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Phishing Longevity Declines in 1H-2009

A latest phishing survey called "Global phishing Survey: Trends and Domain Name Use 1H2009" released by the Anti-Phishing Work Group (APWG) in October 2009 has disclosed that the uptime (longevity) of phishing websites has declined by 25% over the second half of 2008.

Uptime gives a clear measure of the damage a phishing attack may cause - the longer a phishing website remains active, the higher the number of victims there could be. The survey discovered that longevity of a phishing website fell to an average 39 hours in 1H-2009, remarkably down from an average of 52 hours recorded in 2H-2008.

Rod Rasmussen, co-author of the study and chief technical officer of Internet Identity, expressed his content over the positive impact put on the lifetimes of phishing sites, reported Reuters on October 21, 2009.

The study also found that a criminal group called "Avalanche" was behind around 24% of total phishing assaults recorded in the first half of 2009. There are indications that the gang is progressing to claim an even bigger share of all detected phishing assaults.

In addition to this, a big majority of phishing is concentrated in few domain names - only five TLDs (top-level domain). The volume of Internet domain names and numbers used for phishing has been steady in the past couple of years.

Anti-phishing programs at domain name registries can help in reducing the uptimes of phishing assaults. It can also bring significant change in the amount of malicious registrations in those top level domains. The unique attributes of Internationalized Domain Names (IDNs) are not being exploited in phishing, and this trend may perpetuate in future.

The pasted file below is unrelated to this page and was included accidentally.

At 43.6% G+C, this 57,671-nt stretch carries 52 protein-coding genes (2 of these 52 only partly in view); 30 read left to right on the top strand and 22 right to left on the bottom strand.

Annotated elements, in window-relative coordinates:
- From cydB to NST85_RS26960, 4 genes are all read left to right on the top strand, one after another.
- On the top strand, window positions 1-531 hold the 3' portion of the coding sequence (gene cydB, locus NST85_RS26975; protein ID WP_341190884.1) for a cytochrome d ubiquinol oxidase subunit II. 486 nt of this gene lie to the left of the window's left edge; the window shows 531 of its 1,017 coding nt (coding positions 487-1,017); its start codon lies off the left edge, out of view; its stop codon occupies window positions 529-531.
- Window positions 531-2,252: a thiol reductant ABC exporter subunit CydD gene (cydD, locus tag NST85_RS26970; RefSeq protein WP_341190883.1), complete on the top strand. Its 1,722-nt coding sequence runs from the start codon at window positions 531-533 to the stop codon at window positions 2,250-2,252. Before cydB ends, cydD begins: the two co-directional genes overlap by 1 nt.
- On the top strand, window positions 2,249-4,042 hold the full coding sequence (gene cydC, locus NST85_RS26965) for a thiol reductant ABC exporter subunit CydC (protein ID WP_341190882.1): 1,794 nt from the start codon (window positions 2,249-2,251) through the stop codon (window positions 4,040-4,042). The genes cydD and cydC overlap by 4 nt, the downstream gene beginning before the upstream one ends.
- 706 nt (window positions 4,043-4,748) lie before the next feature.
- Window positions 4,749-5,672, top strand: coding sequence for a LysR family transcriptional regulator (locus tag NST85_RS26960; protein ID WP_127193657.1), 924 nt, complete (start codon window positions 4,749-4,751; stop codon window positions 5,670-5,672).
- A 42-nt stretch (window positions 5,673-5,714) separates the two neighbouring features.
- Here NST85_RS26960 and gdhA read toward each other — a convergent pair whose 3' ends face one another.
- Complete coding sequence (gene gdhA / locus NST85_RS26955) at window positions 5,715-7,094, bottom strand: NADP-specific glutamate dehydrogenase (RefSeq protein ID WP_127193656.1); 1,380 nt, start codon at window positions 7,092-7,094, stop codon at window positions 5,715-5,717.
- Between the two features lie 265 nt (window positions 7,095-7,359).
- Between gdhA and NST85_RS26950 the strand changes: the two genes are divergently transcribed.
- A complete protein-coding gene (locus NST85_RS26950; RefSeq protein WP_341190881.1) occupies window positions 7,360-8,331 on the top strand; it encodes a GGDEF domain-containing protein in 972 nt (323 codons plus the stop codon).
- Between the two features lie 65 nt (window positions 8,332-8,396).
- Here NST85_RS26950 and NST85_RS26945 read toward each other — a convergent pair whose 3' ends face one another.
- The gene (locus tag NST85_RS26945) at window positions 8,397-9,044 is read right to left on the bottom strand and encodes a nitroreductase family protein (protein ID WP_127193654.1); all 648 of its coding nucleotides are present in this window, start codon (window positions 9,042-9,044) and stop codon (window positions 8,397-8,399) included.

Phishers are continuously making use of sub-domain services to host and control their phishing websites. They used these services more often than they used registered domain names through regular registrars. It is a clear indication that phishers are using services which can't be taken down by registry operators or domain registrars.

As per the statement of Greg Aaron, co-author and director of Domain Security, Afilias, the results of the survey highlight that on the Internet, active participation of responsible parties can really help netizens a big deal, reported Reuters on October 21, 2009.

Related article: Phishing With A Redirector Code

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